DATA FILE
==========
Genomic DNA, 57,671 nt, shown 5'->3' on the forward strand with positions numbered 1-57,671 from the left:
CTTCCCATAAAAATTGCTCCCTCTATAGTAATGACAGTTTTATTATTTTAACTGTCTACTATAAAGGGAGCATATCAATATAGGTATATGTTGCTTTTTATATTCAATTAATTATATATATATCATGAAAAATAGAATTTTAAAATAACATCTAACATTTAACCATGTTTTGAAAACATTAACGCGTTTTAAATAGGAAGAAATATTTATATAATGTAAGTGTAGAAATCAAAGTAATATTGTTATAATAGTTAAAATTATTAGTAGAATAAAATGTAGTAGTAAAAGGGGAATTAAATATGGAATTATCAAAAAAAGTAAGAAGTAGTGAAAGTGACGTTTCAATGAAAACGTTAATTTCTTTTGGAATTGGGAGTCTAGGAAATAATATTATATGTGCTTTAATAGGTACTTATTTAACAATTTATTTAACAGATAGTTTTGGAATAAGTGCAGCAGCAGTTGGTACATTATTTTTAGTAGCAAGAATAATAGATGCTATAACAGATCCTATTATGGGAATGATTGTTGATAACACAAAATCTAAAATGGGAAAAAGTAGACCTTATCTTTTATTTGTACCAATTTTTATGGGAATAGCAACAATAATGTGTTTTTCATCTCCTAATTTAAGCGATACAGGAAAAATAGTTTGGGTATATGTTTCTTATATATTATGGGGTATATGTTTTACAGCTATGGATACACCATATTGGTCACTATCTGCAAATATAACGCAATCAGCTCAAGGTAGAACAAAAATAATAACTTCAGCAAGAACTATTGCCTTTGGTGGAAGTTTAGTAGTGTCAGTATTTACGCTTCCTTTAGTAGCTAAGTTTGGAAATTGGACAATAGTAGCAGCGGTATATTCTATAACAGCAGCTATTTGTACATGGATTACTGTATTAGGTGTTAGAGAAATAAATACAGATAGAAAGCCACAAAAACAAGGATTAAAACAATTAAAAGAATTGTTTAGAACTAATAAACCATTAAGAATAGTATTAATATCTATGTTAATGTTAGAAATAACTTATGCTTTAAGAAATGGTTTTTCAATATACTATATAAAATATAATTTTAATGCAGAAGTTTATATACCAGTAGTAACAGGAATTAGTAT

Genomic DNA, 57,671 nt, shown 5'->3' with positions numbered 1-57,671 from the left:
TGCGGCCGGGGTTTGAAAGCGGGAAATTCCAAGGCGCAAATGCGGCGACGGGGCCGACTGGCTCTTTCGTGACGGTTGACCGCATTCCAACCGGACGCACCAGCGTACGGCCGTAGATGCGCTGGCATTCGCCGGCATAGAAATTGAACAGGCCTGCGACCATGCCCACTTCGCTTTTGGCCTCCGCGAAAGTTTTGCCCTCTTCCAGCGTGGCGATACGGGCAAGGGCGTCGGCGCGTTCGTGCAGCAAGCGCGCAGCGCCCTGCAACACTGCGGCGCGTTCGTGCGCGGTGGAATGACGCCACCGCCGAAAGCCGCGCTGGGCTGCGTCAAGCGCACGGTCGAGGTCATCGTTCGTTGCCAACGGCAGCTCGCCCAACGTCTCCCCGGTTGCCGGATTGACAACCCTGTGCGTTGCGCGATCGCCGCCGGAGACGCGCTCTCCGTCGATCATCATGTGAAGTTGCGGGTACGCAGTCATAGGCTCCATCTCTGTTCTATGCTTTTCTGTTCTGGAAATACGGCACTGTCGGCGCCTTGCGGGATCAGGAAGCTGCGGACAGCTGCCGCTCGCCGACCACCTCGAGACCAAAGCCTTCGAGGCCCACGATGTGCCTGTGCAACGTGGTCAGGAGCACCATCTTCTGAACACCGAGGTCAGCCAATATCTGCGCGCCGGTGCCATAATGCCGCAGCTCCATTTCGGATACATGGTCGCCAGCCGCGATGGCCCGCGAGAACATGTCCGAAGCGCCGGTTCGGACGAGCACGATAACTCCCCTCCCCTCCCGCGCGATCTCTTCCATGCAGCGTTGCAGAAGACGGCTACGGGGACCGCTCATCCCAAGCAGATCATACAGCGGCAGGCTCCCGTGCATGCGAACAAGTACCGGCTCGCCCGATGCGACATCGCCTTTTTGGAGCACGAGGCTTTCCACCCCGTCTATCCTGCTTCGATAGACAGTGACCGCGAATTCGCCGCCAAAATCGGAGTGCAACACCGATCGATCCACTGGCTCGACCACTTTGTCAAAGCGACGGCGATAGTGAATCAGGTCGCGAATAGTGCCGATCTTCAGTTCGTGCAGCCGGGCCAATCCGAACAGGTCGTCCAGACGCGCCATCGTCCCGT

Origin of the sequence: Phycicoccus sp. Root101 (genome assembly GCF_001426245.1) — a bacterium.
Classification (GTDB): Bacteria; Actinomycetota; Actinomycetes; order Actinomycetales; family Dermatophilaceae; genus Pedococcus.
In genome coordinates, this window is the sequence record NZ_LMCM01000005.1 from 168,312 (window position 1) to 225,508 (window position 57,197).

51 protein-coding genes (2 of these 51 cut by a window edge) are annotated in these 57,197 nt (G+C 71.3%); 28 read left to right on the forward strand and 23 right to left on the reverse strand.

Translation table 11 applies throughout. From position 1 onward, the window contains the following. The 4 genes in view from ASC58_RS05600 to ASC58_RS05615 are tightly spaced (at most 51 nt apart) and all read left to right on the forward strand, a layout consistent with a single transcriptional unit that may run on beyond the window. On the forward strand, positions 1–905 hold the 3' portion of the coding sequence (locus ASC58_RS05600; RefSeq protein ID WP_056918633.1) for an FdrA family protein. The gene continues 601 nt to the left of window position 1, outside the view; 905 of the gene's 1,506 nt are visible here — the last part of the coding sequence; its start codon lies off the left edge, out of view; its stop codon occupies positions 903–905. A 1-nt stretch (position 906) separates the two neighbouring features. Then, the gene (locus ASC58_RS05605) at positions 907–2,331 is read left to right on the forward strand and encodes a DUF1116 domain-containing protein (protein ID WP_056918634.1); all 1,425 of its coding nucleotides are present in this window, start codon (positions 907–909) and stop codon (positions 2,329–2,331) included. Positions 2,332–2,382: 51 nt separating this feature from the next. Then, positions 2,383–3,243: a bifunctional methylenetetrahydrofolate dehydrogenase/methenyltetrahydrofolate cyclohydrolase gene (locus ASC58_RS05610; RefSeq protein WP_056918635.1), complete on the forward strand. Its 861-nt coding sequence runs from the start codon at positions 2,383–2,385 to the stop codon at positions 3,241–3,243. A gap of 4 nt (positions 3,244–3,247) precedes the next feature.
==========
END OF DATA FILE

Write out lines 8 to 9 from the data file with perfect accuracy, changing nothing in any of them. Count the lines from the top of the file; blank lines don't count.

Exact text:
51 protein-coding genes (2 of these 51 cut by a window edge) are annotated in these 57,197 nt (G+C 71.3%); 28 read left to right on the forward strand and 23 right to left on the reverse strand.

Translation table 11 applies throughout. From position 1 onward, the window contains the following. The 4 genes in view from ASC58_RS05600 to ASC58_RS05615 are tightly spaced (at most 51 nt apart) and all read left to right on the forward strand, a layout consistent with a single transcriptional unit that may run on beyond the window. On the forward strand, positions 1–905 hold the 3' portion of the coding sequence (locus ASC58_RS05600; RefSeq protein ID WP_056918633.1) for an FdrA family protein. The gene continues 601 nt to the left of window position 1, outside the view; 905 of the gene's 1,506 nt are visible here — the last part of the coding sequence; its start codon lies off the left edge, out of view; its stop codon occupies positions 903–905. A 1-nt stretch (position 906) separates the two neighbouring features. Then, the gene (locus ASC58_RS05605) at positions 907–2,331 is read left to right on the forward strand and encodes a DUF1116 domain-containing protein (protein ID WP_056918634.1); all 1,425 of its coding nucleotides are present in this window, start codon (positions 907–909) and stop codon (positions 2,329–2,331) included. Positions 2,332–2,382: 51 nt separating this feature from the next. Then, positions 2,383–3,243: a bifunctional methylenetetrahydrofolate dehydrogenase/methenyltetrahydrofolate cyclohydrolase gene (locus ASC58_RS05610; RefSeq protein WP_056918635.1), complete on the forward strand. Its 861-nt coding sequence runs from the start codon at positions 2,383–2,385 to the stop codon at positions 3,241–3,243. A gap of 4 nt (positions 3,244–3,247) precedes the next feature.